|Posted by Ryan on November 20, 2014 at 10:05 AM|
A couple of weeks ago in our adult Sunday School class we considered the Fifth Commandment, which teaches us how we are to live under all lawful authority. God in His word teaches us that He is the one who establishes and puts in place all authority and rulers. As such, he commands His people (and all people) to honor all those who are in authority.
The Christian does not have the right to disregard or dishonor a civil ruler simply because he or she dislikes or disagrees with him or his policies. Many in Christian communities believe it is acceptable to speak rudely of a President, Governor, Senator, Judge, or other ruler simply because in that person’s estimation the ruler is not doing what he or she ought to do or obeying God’s mandates (in that person's estimation!).
But such a position is foreign to historic Christianity and utterly opposed to the commands of God in His word.
Consider two examples of how God commands His people to live toward their rulers:
I Peter 2:13-17 “Be subject for the Lord's sake to every human institution...Fear God. Honor the emperor.”
Romans 13.1-7 “...there is no authority except from God, and those that exist have been instituted by God...whoever resists the authorities resists what God has appointed...he is God’s servant...Pay to all what is owed to them: taxes...revenue...respect...honor...”
We should note that respect and honor do not always entail blind obedience, for we must always obey God over men. Nonetheless, in both of these instructions the Apostles wrote of pagan governments who were actively persecuting Christ’s Church and promoting wickedness. Christ did not die so that Christians could disregard or disrespect authorities whom they don’t like.a
|Posted by Ryan on October 1, 2013 at 10:55 AM|
Throughout the world, the Church of the Lord Jesus Christ is persecuted. From California and Michigan to China and Mongolia to Kenya and Cornwall, Christians are targeted for oppression, violence, and harassment by those who hate God and His people.
This has always been the case. In Gen. 4, Cain murdered Abel because Abel had saving faith in God and Cain hated him for it. The book of Esther shows - in large part - the failure of conspiracy of one man to wipe out the Church from the Persian Empire. We saw more examples of attempts to destroy the church this week in Kenya and Pakistan and Scotland and Egypt.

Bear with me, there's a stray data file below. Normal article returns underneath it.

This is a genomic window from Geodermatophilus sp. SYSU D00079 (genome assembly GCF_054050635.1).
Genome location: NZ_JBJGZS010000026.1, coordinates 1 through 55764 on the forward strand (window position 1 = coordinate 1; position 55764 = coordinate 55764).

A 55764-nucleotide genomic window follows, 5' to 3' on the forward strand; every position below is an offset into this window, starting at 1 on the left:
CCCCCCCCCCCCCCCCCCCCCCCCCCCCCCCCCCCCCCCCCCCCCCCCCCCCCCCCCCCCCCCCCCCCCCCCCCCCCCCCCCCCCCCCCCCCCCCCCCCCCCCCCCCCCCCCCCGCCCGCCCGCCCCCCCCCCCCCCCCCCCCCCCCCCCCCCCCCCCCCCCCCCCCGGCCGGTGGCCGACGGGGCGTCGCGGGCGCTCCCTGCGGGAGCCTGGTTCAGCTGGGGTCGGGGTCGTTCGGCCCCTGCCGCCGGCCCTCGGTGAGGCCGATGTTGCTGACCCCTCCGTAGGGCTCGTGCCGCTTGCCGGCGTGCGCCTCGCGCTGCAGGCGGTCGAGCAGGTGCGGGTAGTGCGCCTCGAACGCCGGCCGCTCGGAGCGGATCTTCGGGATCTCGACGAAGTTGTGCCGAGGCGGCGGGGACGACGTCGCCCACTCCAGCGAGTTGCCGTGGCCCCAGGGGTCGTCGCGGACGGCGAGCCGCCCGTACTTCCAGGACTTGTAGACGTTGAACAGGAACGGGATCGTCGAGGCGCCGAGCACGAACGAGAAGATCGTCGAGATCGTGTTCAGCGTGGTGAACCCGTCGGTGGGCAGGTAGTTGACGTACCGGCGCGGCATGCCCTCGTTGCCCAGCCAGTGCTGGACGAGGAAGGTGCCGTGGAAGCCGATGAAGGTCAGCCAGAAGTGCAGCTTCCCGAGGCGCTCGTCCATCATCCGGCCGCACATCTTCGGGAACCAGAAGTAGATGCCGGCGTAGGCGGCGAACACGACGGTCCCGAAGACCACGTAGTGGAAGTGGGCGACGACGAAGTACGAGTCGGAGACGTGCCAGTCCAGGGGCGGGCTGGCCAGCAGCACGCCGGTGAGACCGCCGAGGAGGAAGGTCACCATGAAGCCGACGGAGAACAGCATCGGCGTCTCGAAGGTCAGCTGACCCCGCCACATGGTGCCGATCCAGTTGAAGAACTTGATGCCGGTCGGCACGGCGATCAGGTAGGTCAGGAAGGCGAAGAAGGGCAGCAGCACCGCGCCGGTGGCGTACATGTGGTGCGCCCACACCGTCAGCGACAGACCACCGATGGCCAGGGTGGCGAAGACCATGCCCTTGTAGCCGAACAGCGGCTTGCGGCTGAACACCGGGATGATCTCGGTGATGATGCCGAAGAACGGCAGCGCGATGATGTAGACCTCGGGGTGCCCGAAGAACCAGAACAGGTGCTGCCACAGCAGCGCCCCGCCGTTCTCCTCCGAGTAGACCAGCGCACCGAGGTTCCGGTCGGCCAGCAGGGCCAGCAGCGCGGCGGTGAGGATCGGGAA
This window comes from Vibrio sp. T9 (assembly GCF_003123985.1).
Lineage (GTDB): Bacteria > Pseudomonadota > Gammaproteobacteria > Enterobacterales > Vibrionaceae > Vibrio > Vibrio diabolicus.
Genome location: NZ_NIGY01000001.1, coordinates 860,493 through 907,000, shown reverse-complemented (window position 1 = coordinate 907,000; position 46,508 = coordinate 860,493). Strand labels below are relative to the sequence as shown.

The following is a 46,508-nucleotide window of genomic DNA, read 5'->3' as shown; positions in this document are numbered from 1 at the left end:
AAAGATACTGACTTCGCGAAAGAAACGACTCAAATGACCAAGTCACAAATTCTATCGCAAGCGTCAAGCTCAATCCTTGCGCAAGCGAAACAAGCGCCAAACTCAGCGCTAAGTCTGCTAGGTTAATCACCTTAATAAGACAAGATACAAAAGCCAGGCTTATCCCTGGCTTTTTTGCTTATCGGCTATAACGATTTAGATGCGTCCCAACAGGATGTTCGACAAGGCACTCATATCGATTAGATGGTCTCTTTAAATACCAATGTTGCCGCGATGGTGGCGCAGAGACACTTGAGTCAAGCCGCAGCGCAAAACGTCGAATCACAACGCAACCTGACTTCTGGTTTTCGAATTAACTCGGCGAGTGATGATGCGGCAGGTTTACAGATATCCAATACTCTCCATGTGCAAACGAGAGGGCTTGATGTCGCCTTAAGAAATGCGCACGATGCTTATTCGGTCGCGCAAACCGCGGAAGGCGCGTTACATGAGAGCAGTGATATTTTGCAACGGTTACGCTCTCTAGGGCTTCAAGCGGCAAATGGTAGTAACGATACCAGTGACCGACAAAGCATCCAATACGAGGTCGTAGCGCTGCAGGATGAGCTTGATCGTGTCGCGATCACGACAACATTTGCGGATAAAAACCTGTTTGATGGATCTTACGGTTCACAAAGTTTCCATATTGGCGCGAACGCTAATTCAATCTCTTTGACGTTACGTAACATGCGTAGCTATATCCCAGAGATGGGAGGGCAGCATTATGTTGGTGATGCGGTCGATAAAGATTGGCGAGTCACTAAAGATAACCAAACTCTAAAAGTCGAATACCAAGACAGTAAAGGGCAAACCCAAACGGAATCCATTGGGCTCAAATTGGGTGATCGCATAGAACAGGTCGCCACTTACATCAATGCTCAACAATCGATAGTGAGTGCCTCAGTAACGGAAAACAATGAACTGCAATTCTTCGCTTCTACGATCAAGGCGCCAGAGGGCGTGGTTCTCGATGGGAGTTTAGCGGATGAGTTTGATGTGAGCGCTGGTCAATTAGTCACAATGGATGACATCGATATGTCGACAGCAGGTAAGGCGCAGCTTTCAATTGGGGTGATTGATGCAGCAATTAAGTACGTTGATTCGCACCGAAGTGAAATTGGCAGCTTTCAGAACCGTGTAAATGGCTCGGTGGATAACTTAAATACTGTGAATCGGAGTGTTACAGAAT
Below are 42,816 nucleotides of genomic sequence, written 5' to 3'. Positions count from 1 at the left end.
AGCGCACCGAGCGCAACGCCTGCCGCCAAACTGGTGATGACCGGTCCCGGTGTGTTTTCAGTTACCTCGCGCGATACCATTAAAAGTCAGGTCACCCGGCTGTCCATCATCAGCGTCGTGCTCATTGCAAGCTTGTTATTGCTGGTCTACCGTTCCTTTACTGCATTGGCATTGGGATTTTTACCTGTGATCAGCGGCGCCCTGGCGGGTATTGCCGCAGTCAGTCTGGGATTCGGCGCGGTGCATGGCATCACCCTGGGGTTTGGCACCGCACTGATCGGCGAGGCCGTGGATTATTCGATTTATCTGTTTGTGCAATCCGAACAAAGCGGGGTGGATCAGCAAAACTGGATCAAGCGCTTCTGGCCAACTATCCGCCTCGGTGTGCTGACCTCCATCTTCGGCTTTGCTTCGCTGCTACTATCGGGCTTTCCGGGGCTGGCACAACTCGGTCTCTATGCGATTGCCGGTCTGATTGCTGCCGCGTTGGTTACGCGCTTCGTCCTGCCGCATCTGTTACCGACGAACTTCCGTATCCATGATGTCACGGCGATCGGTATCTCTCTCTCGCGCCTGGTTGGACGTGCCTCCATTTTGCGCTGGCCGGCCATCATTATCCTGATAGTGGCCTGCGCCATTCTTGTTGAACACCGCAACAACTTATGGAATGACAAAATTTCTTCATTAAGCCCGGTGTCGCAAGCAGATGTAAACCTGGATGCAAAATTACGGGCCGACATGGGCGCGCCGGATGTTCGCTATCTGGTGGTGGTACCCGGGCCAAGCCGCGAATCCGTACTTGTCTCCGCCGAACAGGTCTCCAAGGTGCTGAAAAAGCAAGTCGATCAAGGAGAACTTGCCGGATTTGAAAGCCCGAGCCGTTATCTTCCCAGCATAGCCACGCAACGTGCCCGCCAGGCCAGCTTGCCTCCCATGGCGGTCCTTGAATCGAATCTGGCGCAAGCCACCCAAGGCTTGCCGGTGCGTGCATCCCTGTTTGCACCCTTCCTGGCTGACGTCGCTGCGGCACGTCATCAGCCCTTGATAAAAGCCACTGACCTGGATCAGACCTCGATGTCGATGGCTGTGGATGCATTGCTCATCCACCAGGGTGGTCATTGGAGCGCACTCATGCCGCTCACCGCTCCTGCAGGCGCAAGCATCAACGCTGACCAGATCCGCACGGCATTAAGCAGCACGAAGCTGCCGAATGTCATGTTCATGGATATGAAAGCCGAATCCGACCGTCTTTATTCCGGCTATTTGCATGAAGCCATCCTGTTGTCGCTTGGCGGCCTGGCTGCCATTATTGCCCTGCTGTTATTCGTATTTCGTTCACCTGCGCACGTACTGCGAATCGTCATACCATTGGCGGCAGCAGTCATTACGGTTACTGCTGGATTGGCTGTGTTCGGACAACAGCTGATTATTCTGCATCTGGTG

In spite of millennia of persecution, the Church of Jesus Christ has outlived every empire and society that has opposed her. The empires of Babylon, Persia, Rome, Saladin, Hilter, and Stalin have collapsed.
Here in the United States and also in Great Britain, Christians have been free from persecution by and large since the 1689 Glorious Revolution. That freedom from persecution brought on one of the greatest missionary ages since the execution of the Apostle Paul. But not all the results of this peace have been fruitful.
One of the challenges faced by the Church in Britain and America because of freedom from persecution is an unbiblical melding of Church and Nation. In America often “God and Country” are joined together as if their goals and aims are the same.
The goal of the Church is the salvation of sinners through proclaiming Jesus Christ and preparing the saints for heaven. The goal of the Nation is preservation of order and the enrichment of the leaders.
The present persecution of Christians in Britain and the menacing threat of persecution here may help (and force) Christians to take stock of where their allegiance and possessions lie.
Is your allegiance to the “state”? Are your hopes and dreams caught up in the success of an earthly empire? Or do you, like Abraham and David, long for a land of eternal rest because there is no rest for God’s people here?
It is so important for Christian living to remember that the saint’s home is not here, but with Christ in Heaven.